Part dimension correction

Thoughts about Raise3D, 3D printing and making in general.
bdrmachine
Posts: 6
Joined: Fri May 03, 2019 2:05 pm

Part dimension correction

Postby bdrmachine » Mon Jul 06, 2020 12:58 pm

Where do I correct for a part that is modeled correctly but prints undersize? I have a hole in a part that needs to be 35mm. I need to increase the modeled dimension to get this to work properly. Is there a setting in Ideamake to correct this so I don't have to change my models?

Jetguy
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Location: In a van, down by the river

Re: Part dimension correction

Postby Jetguy » Mon Jul 06, 2020 2:18 pm

I would generally say no, there is no setting for an inside hole in slicing.
This is found in more forum posts than I can count and in every brand and model of consumer 3D printer and slicing software.
https://community.ultimaker.com/topic/1 ... -designed/
https://www.youtube.com/watch?v=j6508J94VsA


Let's take a few moments and understand why this happens in the first place.
#1 in current 3D printing firmware and gcode (hardware side) and STL or OBJ model and slicer (software side), circles and curves are represented as multi sided polygons not true curves. At the most fundamental level, this already forces points or intersections well inside your your round hole at the point of exporting the model from your CAD application. In other words, before you even begin the 3D printing process, the STL or OBJ you exported is technically already undersized due to limitations in the format.

#2 Then, we get into the fine tuning of extrusion width, the fact that a lot of people have nary clue one how to set extruson volume, measure filament diameter, correctly calibrate a printer specific to that filament, yeah, sure, on it's BEST DAY, FDM printing should be considered a highly variable process. At best I consider at least a nozzle width of error typical. In other words, if you have a 0.4mm nozzle, expect dimensions to be off by 0.4mm in some way, shape or form. Possibly 2X greater in bad cases. And sure, one could spend massive time and effort to fine tune a slicing and printer profile to reduce that, but just keep in mind, you fix one thing and break another. If you compensate for inside dimensions, you most likely throw off by a significant factor, outside dimensions.

#3 Plastic shrinks as it cools. Not to mention, the fact that FDM printing by definition is a loosely controlled process. You squirt hot liquid plastic out of the nozzle, kind of squish and drag aand spread that flow wider for better contact to previous and adjacent threads for bonding, meanwhile nothing controls the width like a hard edge of a mold. So the still liquid plastic, affected by gravity, surface tension, even internal stresses and then the shrinkage factor of the polymer change as it goes from liquid to solid can pull and shift the final position of that plastic compared to the original nozzle path. Since this is not fully predictable behavior, how could one modify the nozzle path to compensate and ensure that compensation isn't applied to OTHER areas where such compensation would actually cause dimensional offsets.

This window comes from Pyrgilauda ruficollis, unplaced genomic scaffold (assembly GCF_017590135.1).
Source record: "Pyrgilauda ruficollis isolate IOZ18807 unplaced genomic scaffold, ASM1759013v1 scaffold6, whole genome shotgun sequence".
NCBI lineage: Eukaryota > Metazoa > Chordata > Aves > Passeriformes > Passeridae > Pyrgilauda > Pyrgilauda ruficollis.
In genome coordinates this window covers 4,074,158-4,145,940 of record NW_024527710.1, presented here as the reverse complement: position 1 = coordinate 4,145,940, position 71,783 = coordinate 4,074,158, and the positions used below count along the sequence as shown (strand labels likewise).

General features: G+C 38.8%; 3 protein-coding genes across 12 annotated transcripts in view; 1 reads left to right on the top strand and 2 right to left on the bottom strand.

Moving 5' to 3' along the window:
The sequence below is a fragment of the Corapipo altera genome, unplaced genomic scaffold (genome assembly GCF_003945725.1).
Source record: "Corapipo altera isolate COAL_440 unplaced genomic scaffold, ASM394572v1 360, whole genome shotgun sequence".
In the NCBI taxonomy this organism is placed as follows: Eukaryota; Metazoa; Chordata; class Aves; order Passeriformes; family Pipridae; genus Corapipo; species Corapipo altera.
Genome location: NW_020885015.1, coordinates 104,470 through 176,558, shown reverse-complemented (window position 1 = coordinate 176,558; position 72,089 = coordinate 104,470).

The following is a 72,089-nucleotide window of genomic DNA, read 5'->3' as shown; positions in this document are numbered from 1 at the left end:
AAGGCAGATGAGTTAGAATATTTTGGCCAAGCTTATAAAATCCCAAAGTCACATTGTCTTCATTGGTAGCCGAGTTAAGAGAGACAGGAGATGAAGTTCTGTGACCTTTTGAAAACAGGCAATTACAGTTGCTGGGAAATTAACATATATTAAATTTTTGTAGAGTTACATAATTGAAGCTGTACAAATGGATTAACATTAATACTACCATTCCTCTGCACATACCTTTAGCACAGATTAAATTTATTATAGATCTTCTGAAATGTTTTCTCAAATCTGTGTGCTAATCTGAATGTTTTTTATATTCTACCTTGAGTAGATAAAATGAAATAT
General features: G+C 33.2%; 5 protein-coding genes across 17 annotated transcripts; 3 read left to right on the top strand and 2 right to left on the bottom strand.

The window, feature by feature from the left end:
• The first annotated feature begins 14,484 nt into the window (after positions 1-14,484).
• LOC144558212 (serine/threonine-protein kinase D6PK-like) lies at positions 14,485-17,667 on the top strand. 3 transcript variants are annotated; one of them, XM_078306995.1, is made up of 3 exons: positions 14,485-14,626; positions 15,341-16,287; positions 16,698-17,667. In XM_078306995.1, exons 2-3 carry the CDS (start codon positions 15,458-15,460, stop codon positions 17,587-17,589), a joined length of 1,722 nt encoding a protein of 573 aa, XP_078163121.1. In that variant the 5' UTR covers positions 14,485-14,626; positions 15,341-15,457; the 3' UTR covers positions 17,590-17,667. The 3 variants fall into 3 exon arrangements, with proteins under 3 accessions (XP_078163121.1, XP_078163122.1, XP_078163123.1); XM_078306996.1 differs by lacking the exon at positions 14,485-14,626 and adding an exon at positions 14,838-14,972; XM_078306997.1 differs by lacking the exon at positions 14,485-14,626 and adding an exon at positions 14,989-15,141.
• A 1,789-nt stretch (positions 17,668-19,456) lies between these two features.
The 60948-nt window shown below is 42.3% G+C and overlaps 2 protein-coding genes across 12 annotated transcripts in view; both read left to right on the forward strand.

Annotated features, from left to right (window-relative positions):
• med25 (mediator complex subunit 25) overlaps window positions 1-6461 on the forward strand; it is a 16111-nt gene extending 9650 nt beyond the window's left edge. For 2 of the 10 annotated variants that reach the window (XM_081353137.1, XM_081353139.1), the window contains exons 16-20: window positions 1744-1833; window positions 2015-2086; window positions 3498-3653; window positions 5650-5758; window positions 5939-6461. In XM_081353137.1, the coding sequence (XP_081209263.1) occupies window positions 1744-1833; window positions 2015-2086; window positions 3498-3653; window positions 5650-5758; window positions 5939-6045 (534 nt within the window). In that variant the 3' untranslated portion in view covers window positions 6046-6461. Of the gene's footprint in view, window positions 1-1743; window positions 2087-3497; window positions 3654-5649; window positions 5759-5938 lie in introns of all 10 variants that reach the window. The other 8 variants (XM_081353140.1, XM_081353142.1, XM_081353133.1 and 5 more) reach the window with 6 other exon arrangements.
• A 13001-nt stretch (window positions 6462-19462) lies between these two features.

#4 Last, most free slicers don't have clue one what defines an inside hole. That's why there is no setting to compensate, while you a human can define and differentiate an inside hole shape that might be critical dimension wise, it has no way to define and calculate a nozzle path offset.

Jetguy
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Joined: Tue Mar 22, 2016 1:40 am
Location: In a van, down by the river

Re: Part dimension correction

Postby Jetguy » Mon Jul 06, 2020 2:38 pm

Also note, suggestions like increasing the number of polygons when exporting has pros and cons and MOSTLY cons.
The more polygons you export, the harder everything ELSE has to work to then process that file. The slicer may choke and slow down and take forever creating the gcode file. The print file will be massive and thus more prone to problems including transfer issues, and the poor firmware in the printer has to choke and try to execute this massive amount of lines of gcode.

There are even test prints that were developed by users to show and define system limitations caused by highly segmented designs and resulting gcode files. https://forum.raise3d.com/viewtopic.php ... ing#p26989

In fact, in this post, I showed how the exact same gcode could both invoke a problem when printed normally across USB interface, but then when printed with direct SD card access by the motion control firmware, that limitation was reduced.https://forum.raise3d.com/viewtopic.php ... ing#p27238

The point being, even increasing polygons only affects one half of the equation. You have a slightly more precise but still, no matter how you look at it, undersized hole in the stl when going into the slicer software. It's still undersized, just less than before.

What I'm trying to say is:
" Is there a setting in Ideamake to correct this so I don't have to change my models?"
No, your best bet is to modify your CAD design and know this when designing in the future for 3D printing. Expecting the slicer to first identify possible inside holes and apply some form of compensation has not yet become commonplace.

bdrmachine
Posts: 6
Joined: Fri May 03, 2019 2:05 pm

Re: Part dimension correction

Postby bdrmachine » Mon Jul 06, 2020 2:46 pm

Jetguy